Daring to Hear Voices
Tulpamancers have a lot to teach us about what we can imagine and experience.
Posted April 15, 2016 | Reviewed by Ekua Hagan
Making the strange familiar
The new subculture of Tulpamancy has garnered a lot of online attention of late. Tulpas, a concept borrowed from Tibetan Buddhism, are sentient imaginary friends conjured through "thoughtform" visualization. Tulpamancers are people who conjure Tulpas, and experience their imaginary companions as semi-permanent, non-threatening auditory "hallucinations." Other sense modalities like touch, emotions, and vision are also recruited in the experience.
Tulpamancers have been called the weirdest culture on the internet. As a cultural phenomenon, the practice has been described as a strange secularization of the paranormal. In the blogosphere, people have wondered if Tulpamancers have underlying mental illnesses and if it is possible to hear voices without being crazy. Others have wondered if they are telling the truth. How is it possible—is it possible at all?—to create a mental being that lives inside your head?
In this post, the first of two posts on the subject, I address popular myths and questions about Tulpamancy and show that there is nothing inherently strange about the practice. I expand on its positive and therapeutic aspects and argue that studying Tulpamancy can help us move beyond simplistic understandings of mental illness. I also present this new phenomenon as a fascinating example to understand the influence of culture on inner experiences. In doing so, I invite readers to consider the limitations that contemporary culture places on imagination, our senses, and what we accept as real, normal, and desirable.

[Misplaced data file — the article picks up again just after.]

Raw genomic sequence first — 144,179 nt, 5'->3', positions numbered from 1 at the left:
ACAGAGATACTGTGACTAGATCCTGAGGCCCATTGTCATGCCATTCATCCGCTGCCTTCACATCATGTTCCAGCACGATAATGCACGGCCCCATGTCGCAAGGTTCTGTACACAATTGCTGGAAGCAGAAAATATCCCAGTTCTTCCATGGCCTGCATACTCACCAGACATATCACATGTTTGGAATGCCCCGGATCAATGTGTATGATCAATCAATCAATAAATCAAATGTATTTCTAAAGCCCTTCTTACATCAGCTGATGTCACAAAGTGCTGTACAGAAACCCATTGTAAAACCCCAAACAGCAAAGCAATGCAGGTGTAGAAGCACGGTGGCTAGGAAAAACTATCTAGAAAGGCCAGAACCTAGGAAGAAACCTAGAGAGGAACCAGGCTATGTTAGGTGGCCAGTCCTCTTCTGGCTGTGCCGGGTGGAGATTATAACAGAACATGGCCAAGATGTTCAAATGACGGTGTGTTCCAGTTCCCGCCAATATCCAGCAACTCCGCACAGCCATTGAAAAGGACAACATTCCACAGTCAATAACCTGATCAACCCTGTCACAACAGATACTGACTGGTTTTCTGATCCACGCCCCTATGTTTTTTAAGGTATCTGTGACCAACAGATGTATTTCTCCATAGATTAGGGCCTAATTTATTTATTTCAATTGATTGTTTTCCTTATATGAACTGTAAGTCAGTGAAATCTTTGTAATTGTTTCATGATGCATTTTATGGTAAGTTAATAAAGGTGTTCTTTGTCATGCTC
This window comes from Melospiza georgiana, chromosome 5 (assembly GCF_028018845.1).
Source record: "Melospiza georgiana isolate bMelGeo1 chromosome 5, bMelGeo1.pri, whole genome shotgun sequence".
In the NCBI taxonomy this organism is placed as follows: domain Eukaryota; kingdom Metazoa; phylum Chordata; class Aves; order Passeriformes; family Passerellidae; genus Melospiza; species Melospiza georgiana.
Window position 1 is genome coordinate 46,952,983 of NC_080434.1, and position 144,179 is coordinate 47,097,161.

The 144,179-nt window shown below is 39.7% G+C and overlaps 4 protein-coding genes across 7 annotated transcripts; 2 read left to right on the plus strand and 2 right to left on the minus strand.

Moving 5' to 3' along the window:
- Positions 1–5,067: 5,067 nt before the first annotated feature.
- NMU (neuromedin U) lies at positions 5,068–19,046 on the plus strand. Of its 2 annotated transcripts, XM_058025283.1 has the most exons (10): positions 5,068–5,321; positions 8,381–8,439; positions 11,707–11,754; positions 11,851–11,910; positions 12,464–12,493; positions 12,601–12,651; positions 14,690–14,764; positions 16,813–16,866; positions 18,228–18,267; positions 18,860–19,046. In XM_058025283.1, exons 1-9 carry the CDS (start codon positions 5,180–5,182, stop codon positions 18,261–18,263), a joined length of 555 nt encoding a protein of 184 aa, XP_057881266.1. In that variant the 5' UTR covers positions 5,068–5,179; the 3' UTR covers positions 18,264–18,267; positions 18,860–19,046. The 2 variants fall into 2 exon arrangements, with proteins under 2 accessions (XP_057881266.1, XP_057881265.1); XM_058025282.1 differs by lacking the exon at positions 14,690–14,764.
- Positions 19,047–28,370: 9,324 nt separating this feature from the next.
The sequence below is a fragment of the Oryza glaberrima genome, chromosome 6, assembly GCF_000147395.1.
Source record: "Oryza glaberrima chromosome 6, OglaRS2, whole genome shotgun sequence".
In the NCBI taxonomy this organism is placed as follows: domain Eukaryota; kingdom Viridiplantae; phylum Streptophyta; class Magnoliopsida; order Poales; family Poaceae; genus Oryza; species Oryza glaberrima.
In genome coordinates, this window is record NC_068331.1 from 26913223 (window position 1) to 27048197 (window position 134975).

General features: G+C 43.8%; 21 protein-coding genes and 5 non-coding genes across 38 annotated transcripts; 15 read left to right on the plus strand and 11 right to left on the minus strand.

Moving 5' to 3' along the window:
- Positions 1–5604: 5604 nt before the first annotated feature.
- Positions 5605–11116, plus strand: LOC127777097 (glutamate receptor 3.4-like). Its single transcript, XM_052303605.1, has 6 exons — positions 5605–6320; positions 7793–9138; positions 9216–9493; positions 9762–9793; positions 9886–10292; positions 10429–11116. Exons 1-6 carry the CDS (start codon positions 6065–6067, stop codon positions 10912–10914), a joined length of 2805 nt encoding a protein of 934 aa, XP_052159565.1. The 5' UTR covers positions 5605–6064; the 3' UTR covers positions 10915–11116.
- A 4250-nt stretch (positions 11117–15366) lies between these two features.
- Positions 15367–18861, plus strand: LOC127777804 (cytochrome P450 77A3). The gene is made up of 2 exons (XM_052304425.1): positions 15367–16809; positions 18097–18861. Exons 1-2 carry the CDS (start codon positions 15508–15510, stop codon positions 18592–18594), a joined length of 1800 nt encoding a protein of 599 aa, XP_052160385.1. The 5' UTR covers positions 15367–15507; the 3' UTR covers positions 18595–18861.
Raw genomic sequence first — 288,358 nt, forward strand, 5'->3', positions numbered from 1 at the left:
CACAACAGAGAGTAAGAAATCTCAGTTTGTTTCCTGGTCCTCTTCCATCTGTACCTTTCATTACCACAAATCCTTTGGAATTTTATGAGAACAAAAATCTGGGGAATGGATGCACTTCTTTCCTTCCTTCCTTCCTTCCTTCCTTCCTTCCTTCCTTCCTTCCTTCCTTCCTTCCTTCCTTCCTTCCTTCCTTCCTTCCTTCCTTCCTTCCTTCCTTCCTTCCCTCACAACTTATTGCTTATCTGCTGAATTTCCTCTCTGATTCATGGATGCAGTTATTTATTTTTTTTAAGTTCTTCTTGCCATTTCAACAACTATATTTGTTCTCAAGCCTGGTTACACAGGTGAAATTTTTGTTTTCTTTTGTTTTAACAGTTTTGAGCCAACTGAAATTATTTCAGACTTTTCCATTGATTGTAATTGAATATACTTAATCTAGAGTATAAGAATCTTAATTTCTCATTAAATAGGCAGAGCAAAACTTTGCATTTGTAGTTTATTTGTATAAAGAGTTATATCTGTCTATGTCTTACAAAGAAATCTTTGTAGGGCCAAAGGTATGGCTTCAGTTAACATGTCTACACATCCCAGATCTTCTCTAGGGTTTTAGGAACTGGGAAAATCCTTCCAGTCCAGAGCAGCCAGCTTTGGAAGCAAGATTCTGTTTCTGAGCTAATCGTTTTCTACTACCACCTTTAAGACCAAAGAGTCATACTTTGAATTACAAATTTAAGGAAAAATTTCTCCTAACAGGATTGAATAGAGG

As a cognitive anthropologist who has studied Tulpamancy closely, I have sought to apply the old intellectual recipe of making the strange familiar and making the familiar strange. This is an approach that was championed by Margaret Mead, a key early figure in my discipline.
In her study of growing up in Samoa in the 1920s, Mead examined the "strange" culture of adolescents in the Western Pacific who did not appear to undergo the "normal" stress and turmoil of what was then (as it still is now) understood to be a difficult hormonally-mediated transition from childhood into adulthood. The lack of sexual restrictions in "adolescent" lives in Samoa at the time had also seemed strange to Mead. Returning to the U.S., she now saw what she had taken for granted with fresh eyes. Could it be, she asked, that the distress experienced by American teenagers and the taboos on youth sexuality in Western culture at large were in fact quite strange? Could it be that what she had assumed to be a universally harrowing human experience was in fact grounded in the specific ways of a particular culture at a particular time?
Why Tulpamancers are not crazy
In seeking to make the strange familiar, I have found that Tulpamancers, far from being crazy, were simply cultivating fundamentally normal dimensions of human cognition and sociality. I describe these mechanisms in part 2 of this series.